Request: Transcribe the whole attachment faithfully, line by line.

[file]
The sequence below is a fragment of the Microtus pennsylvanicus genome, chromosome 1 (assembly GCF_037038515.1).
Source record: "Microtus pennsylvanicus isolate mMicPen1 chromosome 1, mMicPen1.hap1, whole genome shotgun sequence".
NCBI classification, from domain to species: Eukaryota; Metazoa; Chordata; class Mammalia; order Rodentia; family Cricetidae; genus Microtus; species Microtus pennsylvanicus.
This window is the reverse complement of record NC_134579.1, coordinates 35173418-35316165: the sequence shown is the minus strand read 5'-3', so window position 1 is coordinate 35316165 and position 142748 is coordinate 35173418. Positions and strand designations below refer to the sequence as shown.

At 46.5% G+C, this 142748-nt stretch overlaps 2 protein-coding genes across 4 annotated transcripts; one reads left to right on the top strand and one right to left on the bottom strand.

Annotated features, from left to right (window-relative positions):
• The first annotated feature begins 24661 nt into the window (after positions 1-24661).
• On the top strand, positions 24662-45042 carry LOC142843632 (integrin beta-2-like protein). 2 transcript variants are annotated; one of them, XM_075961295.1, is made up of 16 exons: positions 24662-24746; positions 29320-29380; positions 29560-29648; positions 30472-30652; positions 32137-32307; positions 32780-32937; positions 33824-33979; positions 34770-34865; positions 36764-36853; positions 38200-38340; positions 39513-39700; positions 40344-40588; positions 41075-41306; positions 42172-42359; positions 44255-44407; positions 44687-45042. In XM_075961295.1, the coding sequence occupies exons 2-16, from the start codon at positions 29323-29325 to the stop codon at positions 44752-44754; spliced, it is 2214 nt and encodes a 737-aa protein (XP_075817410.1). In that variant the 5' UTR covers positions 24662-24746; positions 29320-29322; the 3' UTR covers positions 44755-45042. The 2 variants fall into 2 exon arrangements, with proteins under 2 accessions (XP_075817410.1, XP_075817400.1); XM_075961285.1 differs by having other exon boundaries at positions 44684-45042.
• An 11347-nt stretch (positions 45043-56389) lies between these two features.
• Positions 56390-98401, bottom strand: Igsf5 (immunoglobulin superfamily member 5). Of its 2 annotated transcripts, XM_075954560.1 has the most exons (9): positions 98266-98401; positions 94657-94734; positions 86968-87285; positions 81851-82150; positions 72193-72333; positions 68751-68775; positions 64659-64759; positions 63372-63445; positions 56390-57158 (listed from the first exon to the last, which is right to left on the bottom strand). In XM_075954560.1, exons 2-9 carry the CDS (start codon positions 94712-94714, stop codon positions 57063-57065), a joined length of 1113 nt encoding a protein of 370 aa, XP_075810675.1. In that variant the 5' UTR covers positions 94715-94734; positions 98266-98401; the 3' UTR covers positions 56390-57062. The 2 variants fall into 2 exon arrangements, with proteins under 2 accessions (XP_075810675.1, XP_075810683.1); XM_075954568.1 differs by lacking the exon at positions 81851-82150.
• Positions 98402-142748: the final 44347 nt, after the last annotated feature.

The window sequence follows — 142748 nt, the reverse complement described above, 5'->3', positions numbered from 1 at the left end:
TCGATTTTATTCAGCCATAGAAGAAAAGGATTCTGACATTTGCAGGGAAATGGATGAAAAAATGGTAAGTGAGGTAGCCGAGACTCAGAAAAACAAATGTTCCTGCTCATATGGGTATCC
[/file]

The sequence below is a fragment of the Microtus pennsylvanicus genome, chromosome 1 (assembly GCF_037038515.1).
Source record: "Microtus pennsylvanicus isolate mMicPen1 chromosome 1, mMicPen1.hap1, whole genome shotgun sequence".
NCBI classification, from domain to species: Eukaryota; Metazoa; Chordata; class Mammalia; order Rodentia; family Cricetidae; genus Microtus; species Microtus pennsylvanicus.
This window is the reverse complement of record NC_134579.1, coordinates 35173418-35316165: the sequence shown is the minus strand read 5'-3', so window position 1 is coordinate 35316165 and position 142748 is coordinate 35173418. Positions and strand designations below refer to the sequence as shown.

At 46.5% G+C, this 142748-nt stretch overlaps 2 protein-coding genes across 4 annotated transcripts; one reads left to right on the top strand and one right to left on the bottom strand.

Annotated features, from left to right (window-relative positions):
• The first annotated feature begins 24661 nt into the window (after positions 1-24661).
• On the top strand, positions 24662-45042 carry LOC142843632 (integrin beta-2-like protein). 2 transcript variants are annotated; one of them, XM_075961295.1, is made up of 16 exons: positions 24662-24746; positions 29320-29380; positions 29560-29648; positions 30472-30652; positions 32137-32307; positions 32780-32937; positions 33824-33979; positions 34770-34865; positions 36764-36853; positions 38200-38340; positions 39513-39700; positions 40344-40588; positions 41075-41306; positions 42172-42359; positions 44255-44407; positions 44687-45042. In XM_075961295.1, the coding sequence occupies exons 2-16, from the start codon at positions 29323-29325 to the stop codon at positions 44752-44754; spliced, it is 2214 nt and encodes a 737-aa protein (XP_075817410.1). In that variant the 5' UTR covers positions 24662-24746; positions 29320-29322; the 3' UTR covers positions 44755-45042. The 2 variants fall into 2 exon arrangements, with proteins under 2 accessions (XP_075817410.1, XP_075817400.1); XM_075961285.1 differs by having other exon boundaries at positions 44684-45042.
• An 11347-nt stretch (positions 45043-56389) lies between these two features.
• Positions 56390-98401, bottom strand: Igsf5 (immunoglobulin superfamily member 5). Of its 2 annotated transcripts, XM_075954560.1 has the most exons (9): positions 98266-98401; positions 94657-94734; positions 86968-87285; positions 81851-82150; positions 72193-72333; positions 68751-68775; positions 64659-64759; positions 63372-63445; positions 56390-57158 (listed from the first exon to the last, which is right to left on the bottom strand). In XM_075954560.1, exons 2-9 carry the CDS (start codon positions 94712-94714, stop codon positions 57063-57065), a joined length of 1113 nt encoding a protein of 370 aa, XP_075810675.1. In that variant the 5' UTR covers positions 94715-94734; positions 98266-98401; the 3' UTR covers positions 56390-57062. The 2 variants fall into 2 exon arrangements, with proteins under 2 accessions (XP_075810675.1, XP_075810683.1); XM_075954568.1 differs by lacking the exon at positions 81851-82150.
• Positions 98402-142748: the final 44347 nt, after the last annotated feature.

The window sequence follows — 142748 nt, the reverse complement described above, 5'->3', positions numbered from 1 at the left end:
TCGATTTTATTCAGCCATAGAAGAAAAGGATTCTGACATTTGCAGGGAAATGGATGAAAAAATGGTAAGTGAGGTAGCCGAGACTCAGAAAAACAAATGTTCCTGCTCATATGGGTATCC